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Trevan Young / Photo provided by the Chattanooga Police Department

While Tennessee's gun laws contain many caveats to firearm prohibitions and undergo minor changes quite often, it is illegal to carry a firearm with the intent to use it for harm. The tip officers received specified a possible intent to harm those in the crowd.

A defense to that would be if the rifle was unloaded, not concealed and the ammunition was not in the immediate vicinity of the person or weapon, according to state law.

Young's gun, while disassembled, was in his backpack and had multiple loaded magazines that were "easily accessible," police say.

Young also reportedly ignored officers' commands to stop and then resisted arrest and didn't comply with police orders, according to court documents, which is what led to the disorderly conduct and resisting arrest charges.

In a video of the arrest, Young is seen being taken into custody by a group of several officers as he hugs a lamp pole and screams, "They're going to f — — kill me! They arresting me for no reason. I didn't do anything! What are you doing?"

Whether the evidence is strong enough to indict Young will have to be addressed in court.

It would be different if Young was openly carrying his weapon, Flores said.

"Now, you might say he was scared," he said. "That's why he didn't bring it in. But, to me, it doesn't make much sense, because he breaks it down, has got two full magazines, he sneaks it in in a backpack. And then, you know, he can put it together pretty quickly ... If the police were working off a credible tip, then I would say no, it's not a disparity in treatment."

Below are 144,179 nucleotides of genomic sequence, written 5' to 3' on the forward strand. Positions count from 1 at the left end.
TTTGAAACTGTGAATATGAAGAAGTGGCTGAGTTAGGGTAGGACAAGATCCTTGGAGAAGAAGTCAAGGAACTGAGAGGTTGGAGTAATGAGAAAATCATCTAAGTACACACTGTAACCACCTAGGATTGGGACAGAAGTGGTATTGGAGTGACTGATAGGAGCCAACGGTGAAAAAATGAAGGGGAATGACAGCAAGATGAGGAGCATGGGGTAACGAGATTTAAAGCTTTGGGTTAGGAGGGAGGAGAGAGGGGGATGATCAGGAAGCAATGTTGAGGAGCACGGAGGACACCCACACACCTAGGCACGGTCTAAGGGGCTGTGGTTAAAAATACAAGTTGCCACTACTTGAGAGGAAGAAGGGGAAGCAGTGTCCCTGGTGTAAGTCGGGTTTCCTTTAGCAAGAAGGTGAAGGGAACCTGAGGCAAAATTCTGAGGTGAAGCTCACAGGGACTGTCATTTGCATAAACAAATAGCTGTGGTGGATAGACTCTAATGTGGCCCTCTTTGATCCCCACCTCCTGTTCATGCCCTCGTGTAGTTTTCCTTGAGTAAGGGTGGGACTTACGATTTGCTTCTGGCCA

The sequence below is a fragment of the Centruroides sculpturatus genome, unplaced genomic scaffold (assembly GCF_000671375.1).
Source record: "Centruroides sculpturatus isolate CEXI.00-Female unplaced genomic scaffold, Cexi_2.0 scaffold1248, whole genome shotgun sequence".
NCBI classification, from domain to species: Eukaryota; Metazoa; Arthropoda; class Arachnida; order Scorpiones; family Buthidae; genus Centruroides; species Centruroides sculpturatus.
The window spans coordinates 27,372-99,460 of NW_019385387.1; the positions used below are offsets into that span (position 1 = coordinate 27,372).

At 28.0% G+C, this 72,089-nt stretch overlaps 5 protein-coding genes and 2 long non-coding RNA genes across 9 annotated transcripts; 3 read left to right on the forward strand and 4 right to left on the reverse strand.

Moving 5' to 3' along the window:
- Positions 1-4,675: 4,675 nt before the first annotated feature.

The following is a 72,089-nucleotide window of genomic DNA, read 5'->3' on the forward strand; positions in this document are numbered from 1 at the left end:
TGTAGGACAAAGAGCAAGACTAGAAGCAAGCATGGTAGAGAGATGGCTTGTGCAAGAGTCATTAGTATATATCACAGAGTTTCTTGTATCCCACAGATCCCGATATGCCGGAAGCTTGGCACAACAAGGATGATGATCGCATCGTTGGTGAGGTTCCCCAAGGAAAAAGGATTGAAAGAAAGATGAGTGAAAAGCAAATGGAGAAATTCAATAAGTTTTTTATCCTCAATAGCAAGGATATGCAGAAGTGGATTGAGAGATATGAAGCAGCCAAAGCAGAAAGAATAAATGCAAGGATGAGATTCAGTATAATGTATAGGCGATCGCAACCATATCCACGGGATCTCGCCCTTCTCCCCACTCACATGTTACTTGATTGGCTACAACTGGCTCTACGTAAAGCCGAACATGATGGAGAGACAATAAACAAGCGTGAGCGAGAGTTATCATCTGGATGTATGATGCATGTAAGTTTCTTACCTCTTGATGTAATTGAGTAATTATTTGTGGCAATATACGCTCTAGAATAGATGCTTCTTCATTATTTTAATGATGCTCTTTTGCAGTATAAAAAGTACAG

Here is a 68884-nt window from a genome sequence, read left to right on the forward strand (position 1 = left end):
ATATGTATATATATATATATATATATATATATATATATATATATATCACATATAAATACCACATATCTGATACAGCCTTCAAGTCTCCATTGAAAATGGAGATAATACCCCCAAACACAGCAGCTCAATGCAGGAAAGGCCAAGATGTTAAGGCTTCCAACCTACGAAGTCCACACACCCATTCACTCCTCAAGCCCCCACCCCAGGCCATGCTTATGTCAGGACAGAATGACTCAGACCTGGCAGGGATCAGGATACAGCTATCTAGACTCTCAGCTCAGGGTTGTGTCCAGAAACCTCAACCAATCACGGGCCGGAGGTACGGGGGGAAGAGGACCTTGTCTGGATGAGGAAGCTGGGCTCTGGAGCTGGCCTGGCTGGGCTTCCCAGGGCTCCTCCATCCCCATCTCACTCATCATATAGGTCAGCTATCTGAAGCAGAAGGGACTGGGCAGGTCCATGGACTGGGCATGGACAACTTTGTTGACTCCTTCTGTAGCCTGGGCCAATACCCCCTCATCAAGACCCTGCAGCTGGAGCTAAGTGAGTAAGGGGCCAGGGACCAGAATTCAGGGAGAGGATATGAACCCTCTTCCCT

With Leko, police say they haven't received any evidence that he definitively made threats of violence or pointed his gun at anyone. And, according to police, Leko "completely complied" when ordered to drop his bag and get on the ground.

But Leko already "appeared to be very intoxicated" and had six beers in his bag. It's illegal to possess a firearm while intoxicated in Tennessee, regardless of whether a person has a permit. That's what led to his charge: possession of a firearm while under the influence.

When it comes to bond amounts, Tennessee lawmakers have listed nine factors to consider. That includes a defendant's employment status, family ties, reputation, prior criminal record, nature of the offense and risk of danger to the community.

Both Leko and Young have no criminal record in Hamilton County, according to online court records.

"[Judges are] weighing the balance between this defendant's rights and the community's need to feel safe and secure and doing the very best they can to make a hard decision," Penny White, professor of law with the University of Tennessee College of Law, has previously told the Times Free Press.

Contact Rosana Hughes at or 423-757-6327 with tips or story ideas. Follow her on Twitter @Hughes Rosana.

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Photo courtesy of Jamison Colston / Trevan Young and Jamison Colston are seen at Chattanooga's George Floyd protest on the night of Monday, June 1, 2020.
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Photo courtesy of Jamison Colston / Trevan Young is seen at Chattanooga's George Floyd protest on the evening of Monday, June 1, 2020.